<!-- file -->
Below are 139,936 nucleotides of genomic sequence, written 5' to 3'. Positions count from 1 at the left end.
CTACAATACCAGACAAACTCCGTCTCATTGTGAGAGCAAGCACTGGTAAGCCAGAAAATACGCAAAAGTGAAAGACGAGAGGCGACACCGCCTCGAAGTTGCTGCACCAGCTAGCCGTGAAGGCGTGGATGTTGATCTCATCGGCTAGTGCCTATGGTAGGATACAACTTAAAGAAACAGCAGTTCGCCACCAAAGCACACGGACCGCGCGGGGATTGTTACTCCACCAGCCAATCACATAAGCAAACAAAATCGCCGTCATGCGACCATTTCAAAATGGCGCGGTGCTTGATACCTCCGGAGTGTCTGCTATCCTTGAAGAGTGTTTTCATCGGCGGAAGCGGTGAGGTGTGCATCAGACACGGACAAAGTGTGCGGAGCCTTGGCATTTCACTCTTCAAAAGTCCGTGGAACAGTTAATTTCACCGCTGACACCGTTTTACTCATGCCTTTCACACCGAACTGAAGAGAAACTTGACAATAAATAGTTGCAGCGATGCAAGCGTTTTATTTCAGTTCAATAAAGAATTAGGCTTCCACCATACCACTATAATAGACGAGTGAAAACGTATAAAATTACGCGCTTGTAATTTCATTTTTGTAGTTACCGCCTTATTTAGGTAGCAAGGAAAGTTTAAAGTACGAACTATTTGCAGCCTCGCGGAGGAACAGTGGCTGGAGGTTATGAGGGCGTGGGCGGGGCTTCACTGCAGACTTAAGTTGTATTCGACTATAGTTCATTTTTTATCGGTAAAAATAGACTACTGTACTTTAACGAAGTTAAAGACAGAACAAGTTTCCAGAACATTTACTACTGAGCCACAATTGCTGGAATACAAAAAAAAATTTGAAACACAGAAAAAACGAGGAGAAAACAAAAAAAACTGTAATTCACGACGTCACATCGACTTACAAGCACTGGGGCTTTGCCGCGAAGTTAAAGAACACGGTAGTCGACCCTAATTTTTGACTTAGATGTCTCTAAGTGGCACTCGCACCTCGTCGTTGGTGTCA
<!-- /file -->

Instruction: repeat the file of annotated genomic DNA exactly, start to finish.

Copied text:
Below are 139,936 nucleotides of genomic sequence, written 5' to 3'. Positions count from 1 at the left end.
CTACAATACCAGACAAACTCCGTCTCATTGTGAGAGCAAGCACTGGTAAGCCAGAAAATACGCAAAAGTGAAAGACGAGAGGCGACACCGCCTCGAAGTTGCTGCACCAGCTAGCCGTGAAGGCGTGGATGTTGATCTCATCGGCTAGTGCCTATGGTAGGATACAACTTAAAGAAACAGCAGTTCGCCACCAAAGCACACGGACCGCGCGGGGATTGTTACTCCACCAGCCAATCACATAAGCAAACAAAATCGCCGTCATGCGACCATTTCAAAATGGCGCGGTGCTTGATACCTCCGGAGTGTCTGCTATCCTTGAAGAGTGTTTTCATCGGCGGAAGCGGTGAGGTGTGCATCAGACACGGACAAAGTGTGCGGAGCCTTGGCATTTCACTCTTCAAAAGTCCGTGGAACAGTTAATTTCACCGCTGACACCGTTTTACTCATGCCTTTCACACCGAACTGAAGAGAAACTTGACAATAAATAGTTGCAGCGATGCAAGCGTTTTATTTCAGTTCAATAAAGAATTAGGCTTCCACCATACCACTATAATAGACGAGTGAAAACGTATAAAATTACGCGCTTGTAATTTCATTTTTGTAGTTACCGCCTTATTTAGGTAGCAAGGAAAGTTTAAAGTACGAACTATTTGCAGCCTCGCGGAGGAACAGTGGCTGGAGGTTATGAGGGCGTGGGCGGGGCTTCACTGCAGACTTAAGTTGTATTCGACTATAGTTCATTTTTTATCGGTAAAAATAGACTACTGTACTTTAACGAAGTTAAAGACAGAACAAGTTTCCAGAACATTTACTACTGAGCCACAATTGCTGGAATACAAAAAAAAATTTGAAACACAGAAAAAACGAGGAGAAAACAAAAAAAACTGTAATTCACGACGTCACATCGACTTACAAGCACTGGGGCTTTGCCGCGAAGTTAAAGAACACGGTAGTCGACCCTAATTTTTGACTTAGATGTCTCTAAGTGGCACTCGCACCTCGTCGTTGGTGTCA